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24 March 2006

To have and to hold, though b***ching and nagging...

One of my co-workers has an annoying wife. His words, not mine. Apparently, he got several calls during the course of the day yesterday and she was nagging him about something. All he wants to do on the weekends is go fishing, but I guess she has a whole laundry list of stuff that needs done.

"This is what you have to look forward to when you get married," he says. But then he's quick to say "Of course, it might be different for you. But for me and everyone else I know, there's the nagging. Always the nagging. He probably still sees you as a girlfriend, but it all changes once you get married." Two minutes later: "Seriously, though, I wish you two the best."

Oh. Kay. Thanks for the encouraging words.

When I met Steven, I was living with my older sister and her two kids in my grandparents house. When I was living on my own, I kept a clean house. Except when it comes to laundry. I'd have the Leaning Tower of Dirty Clothes in my hamper, and when I would wash, I'd end up leaving them in the basket. With the intention of hanging them up, of course. Other than that, I kept a clean house. Living with two kids, the house was never clean. I was on my own again for a year before I moved in with Steven. And even before I moved in with him, I could tell that he was a slob. When I moved in with him, I was in it 24/7.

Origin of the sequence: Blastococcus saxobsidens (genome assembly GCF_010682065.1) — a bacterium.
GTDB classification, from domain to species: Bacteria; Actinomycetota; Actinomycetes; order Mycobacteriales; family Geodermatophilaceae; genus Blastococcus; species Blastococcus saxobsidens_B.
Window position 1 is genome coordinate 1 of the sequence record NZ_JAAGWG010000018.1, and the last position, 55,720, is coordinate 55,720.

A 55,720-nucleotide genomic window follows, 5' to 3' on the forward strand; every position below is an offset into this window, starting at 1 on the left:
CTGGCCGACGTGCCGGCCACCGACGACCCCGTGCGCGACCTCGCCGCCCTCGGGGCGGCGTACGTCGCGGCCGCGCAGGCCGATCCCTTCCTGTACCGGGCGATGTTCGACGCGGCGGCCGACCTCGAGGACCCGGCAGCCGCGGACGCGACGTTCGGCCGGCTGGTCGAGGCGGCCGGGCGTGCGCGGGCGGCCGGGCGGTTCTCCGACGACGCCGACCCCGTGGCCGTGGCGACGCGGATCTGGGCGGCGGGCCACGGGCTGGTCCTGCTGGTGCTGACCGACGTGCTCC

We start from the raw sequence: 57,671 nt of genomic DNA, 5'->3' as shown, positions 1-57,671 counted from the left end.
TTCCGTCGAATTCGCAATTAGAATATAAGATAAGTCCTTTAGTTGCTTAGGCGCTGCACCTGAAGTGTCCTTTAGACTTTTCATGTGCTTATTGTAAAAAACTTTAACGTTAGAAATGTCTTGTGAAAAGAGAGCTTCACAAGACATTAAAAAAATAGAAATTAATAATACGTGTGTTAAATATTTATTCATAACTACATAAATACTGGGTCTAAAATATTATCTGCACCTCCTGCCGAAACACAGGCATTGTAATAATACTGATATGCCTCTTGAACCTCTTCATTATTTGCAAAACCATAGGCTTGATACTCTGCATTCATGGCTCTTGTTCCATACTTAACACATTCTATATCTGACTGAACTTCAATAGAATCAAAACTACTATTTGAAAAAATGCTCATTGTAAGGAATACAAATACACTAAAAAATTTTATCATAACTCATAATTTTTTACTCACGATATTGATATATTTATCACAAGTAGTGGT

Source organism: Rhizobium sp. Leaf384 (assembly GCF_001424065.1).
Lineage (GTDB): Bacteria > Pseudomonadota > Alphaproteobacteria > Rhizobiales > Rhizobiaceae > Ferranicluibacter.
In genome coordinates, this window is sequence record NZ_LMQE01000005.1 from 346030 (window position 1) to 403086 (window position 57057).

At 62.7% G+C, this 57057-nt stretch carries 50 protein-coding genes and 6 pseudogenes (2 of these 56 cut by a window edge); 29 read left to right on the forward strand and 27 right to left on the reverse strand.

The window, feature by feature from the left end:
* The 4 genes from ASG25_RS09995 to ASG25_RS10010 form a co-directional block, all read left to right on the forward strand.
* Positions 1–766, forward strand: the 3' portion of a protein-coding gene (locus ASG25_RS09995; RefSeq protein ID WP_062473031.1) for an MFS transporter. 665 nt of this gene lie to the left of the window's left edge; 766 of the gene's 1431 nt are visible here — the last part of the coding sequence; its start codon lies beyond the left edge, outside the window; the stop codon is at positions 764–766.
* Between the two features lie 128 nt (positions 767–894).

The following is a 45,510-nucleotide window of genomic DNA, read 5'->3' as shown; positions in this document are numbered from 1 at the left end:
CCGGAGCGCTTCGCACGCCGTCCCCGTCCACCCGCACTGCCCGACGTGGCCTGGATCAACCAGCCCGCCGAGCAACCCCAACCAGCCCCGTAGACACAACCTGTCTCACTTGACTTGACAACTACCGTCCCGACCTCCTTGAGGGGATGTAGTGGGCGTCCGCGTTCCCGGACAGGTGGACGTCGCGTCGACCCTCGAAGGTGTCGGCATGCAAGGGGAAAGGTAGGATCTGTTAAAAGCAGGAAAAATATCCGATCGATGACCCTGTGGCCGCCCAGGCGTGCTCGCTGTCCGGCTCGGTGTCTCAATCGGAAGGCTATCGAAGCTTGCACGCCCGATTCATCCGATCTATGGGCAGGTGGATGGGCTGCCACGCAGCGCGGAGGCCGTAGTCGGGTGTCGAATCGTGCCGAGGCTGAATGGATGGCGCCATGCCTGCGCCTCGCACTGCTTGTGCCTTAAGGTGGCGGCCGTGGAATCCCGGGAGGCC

Oh, I would try to keep a clean house, but it was hard to do when he was leaving his stuff EVERYWHERE. He'd leave workout clothes draped over the chair in the kitchen. He would drape his dirty socks over the bar stools. If he bought something, he would take it out of the bag and leave the bag laying there. FOR WEEKS. I won't even talk about the times he would do his Maul stints, come home and leave EVERYTHING parked in the front room. Near the door. So that anybody who cared to come by would have to wade through it. I would almost panic when my parents would stop by because that entailed the fastest clean-up in history. When I was working a PT job at night, asked him to do something, come home and find it hadn't been done, I wanted to box his ears.

"I got busy doing...stuff," he would say.

What stuff? Surfing the net? Watching anime? Downloading movies? What stuff? Hell, I know what he does when he comes home from work and it's one of those three things. What made me so mad was the fact that 99% of the stuff was his. He was used to living like that--thanks to the woman that raised him: his grandmother--and used to living in a place that looked like a bomb went off.

When I would say "We really need to clean up this weekend", he would see it as nagging. Nagging? You think me saying "we really need to clean up this weekend" is nagging? "When are you going to clean out the bathroom sink after you blackened it washing off your make-up?" That's nagging. "When are you going to get that shit off our back porch? It's a friggin' fire hazard out there." That's nagging. "Get your smelly workout clothes off the damn kitchen chair. How many times do I have to tell you?." That's nagging. It was the way I was saying it, he told me one time. Apparently, I would deliver that line with a little bit of 'tude. Gee. Wonder why.